Financial performance measures in health care organisations

“Reaching agreement concerning the appropriate accounting entity is a challenge for those designing financial performance measures in health care organisations. Cost-benefit analysis provides a solution to this problem”. Discuss. “Accounting is possible only when there is an area of economic interest that can be defined… when a definable area of economic interest exists, it is possible to identify, accumulate, and report financial information about that entity as distinct from all other information.

Without such an entity, accounting is impossible”. This view as held by the American Accounting Association clearly states that it is impossible to make use of accounting in a particular setting unless we have a clearly defined and bounded entity. Of all the postulates set by accounting theory, agreement on the assumptions concerning the nature of the accounting entity and its environment has been depicted as the most fundamental.

A potential discrepancy between the views of policy makers and the views of physicians concerning the definition of an appropriate accounting entity thus represents a significant threat to the successful implementation of financial statements (and accrual accounting) within the healthcare setting. In this essay I will seek to examine the tensions and contradictions that arise between practitioners and policymakers in response to government’s actions to limit accountability to the individual hospital.

It will then be ascertained whether cost benefit analysis can provide a solution and unify the clinicians and the policymakers in a ‘shared belief’ in the legitimacy of the new accounting, which is essential to ensure the success of the reforms. The application of formal accounting procedures is a fairly recent phenomenon in the public sector and a direct result of the New Public Management reforms sweeping through Western economies.

Since the 1970s there has been a building up of public and political opinion as to the lack of accountability by the public sector which appeared to be ‘swallowing up’ public funds and thereby placing a further burden on the economy. This led to calls for greater accountability by public sector organisations in their use of resources particularly in the health sector (which consumed a significantly large fraction of public expenditure). This eventually led to calls for ‘management by accounting’ and the government gradually moved to implement competition in health care provision.

This required the greater use of accounting as responsibility centres were created within the NHS framework. It has been the case that government has sought to apply private sector best practices to rid the waste and inefficiencies of public sector provision. Hospitals are essentially being made responsible for generating increased revenues by providing the most efficient services (in a market based economy). These reforms have led to an increased role for financial information within public sector health provision as managers and clinicians are increasingly looking at the financial implications of their decisions.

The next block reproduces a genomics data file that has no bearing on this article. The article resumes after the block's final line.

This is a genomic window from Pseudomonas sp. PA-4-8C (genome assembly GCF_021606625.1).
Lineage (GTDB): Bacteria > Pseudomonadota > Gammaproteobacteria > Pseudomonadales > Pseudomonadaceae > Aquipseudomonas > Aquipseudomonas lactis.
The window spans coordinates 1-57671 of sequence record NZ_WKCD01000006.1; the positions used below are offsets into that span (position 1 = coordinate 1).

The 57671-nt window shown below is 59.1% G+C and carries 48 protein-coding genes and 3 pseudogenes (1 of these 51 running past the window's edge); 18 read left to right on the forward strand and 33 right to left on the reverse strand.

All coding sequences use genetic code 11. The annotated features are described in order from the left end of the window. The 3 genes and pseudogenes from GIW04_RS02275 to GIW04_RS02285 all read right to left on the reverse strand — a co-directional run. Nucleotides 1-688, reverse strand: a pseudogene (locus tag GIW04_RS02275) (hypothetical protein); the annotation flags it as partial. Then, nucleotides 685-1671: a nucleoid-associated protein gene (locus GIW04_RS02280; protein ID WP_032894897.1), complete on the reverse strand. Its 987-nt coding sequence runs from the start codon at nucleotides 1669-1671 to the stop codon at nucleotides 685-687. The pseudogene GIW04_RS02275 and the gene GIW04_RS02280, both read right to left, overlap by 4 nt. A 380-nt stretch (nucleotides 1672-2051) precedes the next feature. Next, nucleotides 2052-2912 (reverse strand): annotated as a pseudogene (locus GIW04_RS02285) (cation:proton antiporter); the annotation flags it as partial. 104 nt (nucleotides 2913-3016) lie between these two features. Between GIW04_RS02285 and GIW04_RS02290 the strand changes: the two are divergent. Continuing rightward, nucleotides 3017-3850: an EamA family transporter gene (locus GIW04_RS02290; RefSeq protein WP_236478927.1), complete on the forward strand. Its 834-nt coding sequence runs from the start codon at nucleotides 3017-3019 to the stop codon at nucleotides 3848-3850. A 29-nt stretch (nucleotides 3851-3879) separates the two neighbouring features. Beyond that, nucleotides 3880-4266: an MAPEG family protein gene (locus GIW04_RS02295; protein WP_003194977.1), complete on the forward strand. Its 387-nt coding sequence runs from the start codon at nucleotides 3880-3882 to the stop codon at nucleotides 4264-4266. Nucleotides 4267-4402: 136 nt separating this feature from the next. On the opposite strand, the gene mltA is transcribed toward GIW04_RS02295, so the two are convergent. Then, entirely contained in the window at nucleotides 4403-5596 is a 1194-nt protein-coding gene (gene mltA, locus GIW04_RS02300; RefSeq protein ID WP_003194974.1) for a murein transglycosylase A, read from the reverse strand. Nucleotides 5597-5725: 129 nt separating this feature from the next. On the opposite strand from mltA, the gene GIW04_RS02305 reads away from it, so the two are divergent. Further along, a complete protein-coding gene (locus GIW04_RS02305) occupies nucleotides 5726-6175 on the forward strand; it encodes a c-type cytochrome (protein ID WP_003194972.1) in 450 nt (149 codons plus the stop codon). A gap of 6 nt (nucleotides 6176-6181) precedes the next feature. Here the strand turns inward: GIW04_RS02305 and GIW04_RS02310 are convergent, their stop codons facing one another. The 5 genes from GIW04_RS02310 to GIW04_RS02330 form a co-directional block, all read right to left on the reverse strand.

A major concern about these reforms has been sounded by physicians in that the use of private sector tools may not be appropriate for public sector health provision due to the ‘public good’ nature of this service. Physicians feel that cost should not be their central concern but rather the welfare of the patient and they feel their responsibility to be to the wider society rather than the hospital. ‘Defining the hospital as the area of interest and confining the objects and activities in the new accounting reports to that entity, would thus effect a narrowing down of the objects of interest of those influenced by these reports.

Only those financial transactions having direct implications on hospital finances would be included in the report. ‘1Thus the definition of the hospital as the accounting entity actively seeks to narrow the physicians object of interest and pursue only activities that would further the performance goals of the hospital. This appears to be eroding the public mandate issued to doctors, as seeking to maximise the hospital’s benefit may contradict actions that would maximise patients well being (e. g. if physicians prevented from prescribing most-effective drug due to cost implications).

The medical profession’s sense of responsibility to the public has led them to frame their perception of society as the accounting entity (ie looking at costs and benefits from society’s point of view). For example, Kurunmaki (1999b) found that a chief physician’s investment decision in a new technology considered the economic implications of the reduced sick leave to society if the new technology were purchased. Another physician expressed his doubts as to whether ‘ hospital based accounting reports (would) capture in a single report the economic consequences of various health policy decisions’.

Resource allocation decisions in one area may have an effect in another and so it is argued that we need to take account of the wider health and social care environment. For example, hospitals are constrained in their ability to discharge patients to more appropriate settings if community or social services are underdeveloped. Yet under the new environment, the hospital would be treated as expensive and inefficient due to its higher costs (as a result of longer stays).

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